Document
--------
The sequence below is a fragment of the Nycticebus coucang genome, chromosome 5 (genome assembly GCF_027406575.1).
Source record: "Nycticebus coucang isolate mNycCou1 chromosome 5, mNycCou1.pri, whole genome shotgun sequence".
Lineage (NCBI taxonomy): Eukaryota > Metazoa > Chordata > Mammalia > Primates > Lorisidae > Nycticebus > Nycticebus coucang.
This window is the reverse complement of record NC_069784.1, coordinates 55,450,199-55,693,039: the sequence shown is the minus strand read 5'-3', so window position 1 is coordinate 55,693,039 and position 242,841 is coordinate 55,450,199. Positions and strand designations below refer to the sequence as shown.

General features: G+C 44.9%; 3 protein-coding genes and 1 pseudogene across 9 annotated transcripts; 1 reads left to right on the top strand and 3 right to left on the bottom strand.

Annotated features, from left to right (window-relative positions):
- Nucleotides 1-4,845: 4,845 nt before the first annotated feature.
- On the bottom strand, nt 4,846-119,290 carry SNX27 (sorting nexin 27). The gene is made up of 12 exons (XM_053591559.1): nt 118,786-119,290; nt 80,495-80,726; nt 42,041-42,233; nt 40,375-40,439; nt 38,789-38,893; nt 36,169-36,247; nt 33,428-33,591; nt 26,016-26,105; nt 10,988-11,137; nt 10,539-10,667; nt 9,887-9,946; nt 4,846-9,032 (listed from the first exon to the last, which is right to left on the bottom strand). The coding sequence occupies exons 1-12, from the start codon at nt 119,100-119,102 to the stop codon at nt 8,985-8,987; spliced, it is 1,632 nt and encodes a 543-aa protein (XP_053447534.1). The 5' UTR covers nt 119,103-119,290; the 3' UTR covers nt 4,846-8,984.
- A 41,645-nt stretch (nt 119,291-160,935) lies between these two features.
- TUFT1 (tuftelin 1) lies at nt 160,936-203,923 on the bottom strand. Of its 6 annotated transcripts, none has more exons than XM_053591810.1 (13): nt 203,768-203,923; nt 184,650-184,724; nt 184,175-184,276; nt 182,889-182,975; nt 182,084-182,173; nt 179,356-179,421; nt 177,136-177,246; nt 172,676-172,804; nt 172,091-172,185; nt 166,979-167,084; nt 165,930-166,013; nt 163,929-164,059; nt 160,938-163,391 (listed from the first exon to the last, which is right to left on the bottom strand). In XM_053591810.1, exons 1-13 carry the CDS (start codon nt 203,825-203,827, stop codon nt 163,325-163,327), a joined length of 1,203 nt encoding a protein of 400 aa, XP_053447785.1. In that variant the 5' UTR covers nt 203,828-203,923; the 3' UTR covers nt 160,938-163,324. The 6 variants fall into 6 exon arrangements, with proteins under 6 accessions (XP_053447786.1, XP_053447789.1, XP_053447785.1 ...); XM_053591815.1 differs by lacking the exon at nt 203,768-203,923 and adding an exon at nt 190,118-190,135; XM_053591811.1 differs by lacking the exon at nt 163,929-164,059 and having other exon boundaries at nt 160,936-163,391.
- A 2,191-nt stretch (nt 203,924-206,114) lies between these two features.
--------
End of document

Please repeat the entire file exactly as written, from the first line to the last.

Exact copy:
The sequence below is a fragment of the Nycticebus coucang genome, chromosome 5 (genome assembly GCF_027406575.1).
Source record: "Nycticebus coucang isolate mNycCou1 chromosome 5, mNycCou1.pri, whole genome shotgun sequence".
Lineage (NCBI taxonomy): Eukaryota > Metazoa > Chordata > Mammalia > Primates > Lorisidae > Nycticebus > Nycticebus coucang.
This window is the reverse complement of record NC_069784.1, coordinates 55,450,199-55,693,039: the sequence shown is the minus strand read 5'-3', so window position 1 is coordinate 55,693,039 and position 242,841 is coordinate 55,450,199. Positions and strand designations below refer to the sequence as shown.

General features: G+C 44.9%; 3 protein-coding genes and 1 pseudogene across 9 annotated transcripts; 1 reads left to right on the top strand and 3 right to left on the bottom strand.

Annotated features, from left to right (window-relative positions):
- Nucleotides 1-4,845: 4,845 nt before the first annotated feature.
- On the bottom strand, nt 4,846-119,290 carry SNX27 (sorting nexin 27). The gene is made up of 12 exons (XM_053591559.1): nt 118,786-119,290; nt 80,495-80,726; nt 42,041-42,233; nt 40,375-40,439; nt 38,789-38,893; nt 36,169-36,247; nt 33,428-33,591; nt 26,016-26,105; nt 10,988-11,137; nt 10,539-10,667; nt 9,887-9,946; nt 4,846-9,032 (listed from the first exon to the last, which is right to left on the bottom strand). The coding sequence occupies exons 1-12, from the start codon at nt 119,100-119,102 to the stop codon at nt 8,985-8,987; spliced, it is 1,632 nt and encodes a 543-aa protein (XP_053447534.1). The 5' UTR covers nt 119,103-119,290; the 3' UTR covers nt 4,846-8,984.
- A 41,645-nt stretch (nt 119,291-160,935) lies between these two features.
- TUFT1 (tuftelin 1) lies at nt 160,936-203,923 on the bottom strand. Of its 6 annotated transcripts, none has more exons than XM_053591810.1 (13): nt 203,768-203,923; nt 184,650-184,724; nt 184,175-184,276; nt 182,889-182,975; nt 182,084-182,173; nt 179,356-179,421; nt 177,136-177,246; nt 172,676-172,804; nt 172,091-172,185; nt 166,979-167,084; nt 165,930-166,013; nt 163,929-164,059; nt 160,938-163,391 (listed from the first exon to the last, which is right to left on the bottom strand). In XM_053591810.1, exons 1-13 carry the CDS (start codon nt 203,825-203,827, stop codon nt 163,325-163,327), a joined length of 1,203 nt encoding a protein of 400 aa, XP_053447785.1. In that variant the 5' UTR covers nt 203,828-203,923; the 3' UTR covers nt 160,938-163,324. The 6 variants fall into 6 exon arrangements, with proteins under 6 accessions (XP_053447786.1, XP_053447789.1, XP_053447785.1 ...); XM_053591815.1 differs by lacking the exon at nt 203,768-203,923 and adding an exon at nt 190,118-190,135; XM_053591811.1 differs by lacking the exon at nt 163,929-164,059 and having other exon boundaries at nt 160,936-163,391.
- A 2,191-nt stretch (nt 203,924-206,114) lies between these two features.